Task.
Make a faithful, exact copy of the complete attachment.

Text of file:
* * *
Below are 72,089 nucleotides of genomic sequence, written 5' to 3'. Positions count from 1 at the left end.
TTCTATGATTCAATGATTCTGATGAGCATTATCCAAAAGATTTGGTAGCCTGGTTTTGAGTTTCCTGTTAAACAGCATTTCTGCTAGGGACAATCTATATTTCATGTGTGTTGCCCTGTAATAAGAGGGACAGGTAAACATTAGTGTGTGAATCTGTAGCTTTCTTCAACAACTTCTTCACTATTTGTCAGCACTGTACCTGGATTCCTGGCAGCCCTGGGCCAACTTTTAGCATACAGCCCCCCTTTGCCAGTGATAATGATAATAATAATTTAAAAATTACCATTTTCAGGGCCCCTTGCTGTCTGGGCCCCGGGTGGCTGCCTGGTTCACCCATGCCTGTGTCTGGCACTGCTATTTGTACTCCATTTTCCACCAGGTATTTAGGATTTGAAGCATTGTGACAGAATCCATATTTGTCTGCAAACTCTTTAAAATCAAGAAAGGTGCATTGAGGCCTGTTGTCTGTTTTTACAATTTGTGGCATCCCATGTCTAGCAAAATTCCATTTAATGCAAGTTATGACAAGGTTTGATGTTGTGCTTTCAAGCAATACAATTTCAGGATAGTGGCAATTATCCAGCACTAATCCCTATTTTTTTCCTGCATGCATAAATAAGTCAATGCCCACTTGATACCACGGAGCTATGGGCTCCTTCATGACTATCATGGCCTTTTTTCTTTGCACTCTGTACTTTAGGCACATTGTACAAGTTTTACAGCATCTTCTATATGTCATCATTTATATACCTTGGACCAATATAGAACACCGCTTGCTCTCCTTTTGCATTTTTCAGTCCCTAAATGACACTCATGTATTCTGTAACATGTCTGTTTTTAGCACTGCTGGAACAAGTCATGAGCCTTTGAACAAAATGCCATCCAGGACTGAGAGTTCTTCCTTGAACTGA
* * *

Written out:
Below are 72,089 nucleotides of genomic sequence, written 5' to 3'. Positions count from 1 at the left end.
TTCTATGATTCAATGATTCTGATGAGCATTATCCAAAAGATTTGGTAGCCTGGTTTTGAGTTTCCTGTTAAACAGCATTTCTGCTAGGGACAATCTATATTTCATGTGTGTTGCCCTGTAATAAGAGGGACAGGTAAACATTAGTGTGTGAATCTGTAGCTTTCTTCAACAACTTCTTCACTATTTGTCAGCACTGTACCTGGATTCCTGGCAGCCCTGGGCCAACTTTTAGCATACAGCCCCCCTTTGCCAGTGATAATGATAATAATAATTTAAAAATTACCATTTTCAGGGCCCCTTGCTGTCTGGGCCCCGGGTGGCTGCCTGGTTCACCCATGCCTGTGTCTGGCACTGCTATTTGTACTCCATTTTCCACCAGGTATTTAGGATTTGAAGCATTGTGACAGAATCCATATTTGTCTGCAAACTCTTTAAAATCAAGAAAGGTGCATTGAGGCCTGTTGTCTGTTTTTACAATTTGTGGCATCCCATGTCTAGCAAAATTCCATTTAATGCAAGTTATGACAAGGTTTGATGTTGTGCTTTCAAGCAATACAATTTCAGGATAGTGGCAATTATCCAGCACTAATCCCTATTTTTTTCCTGCATGCATAAATAAGTCAATGCCCACTTGATACCACGGAGCTATGGGCTCCTTCATGACTATCATGGCCTTTTTTCTTTGCACTCTGTACTTTAGGCACATTGTACAAGTTTTACAGCATCTTCTATATGTCATCATTTATATACCTTGGACCAATATAGAACACCGCTTGCTCTCCTTTTGCATTTTTCAGTCCCTAAATGACACTCATGTATTCTGTAACATGTCTGTTTTTAGCACTGCTGGAACAAGTCATGAGCCTTTGAACAAAATGCCATCCAGGACTGAGAGTTCTTCCTTGAACTGA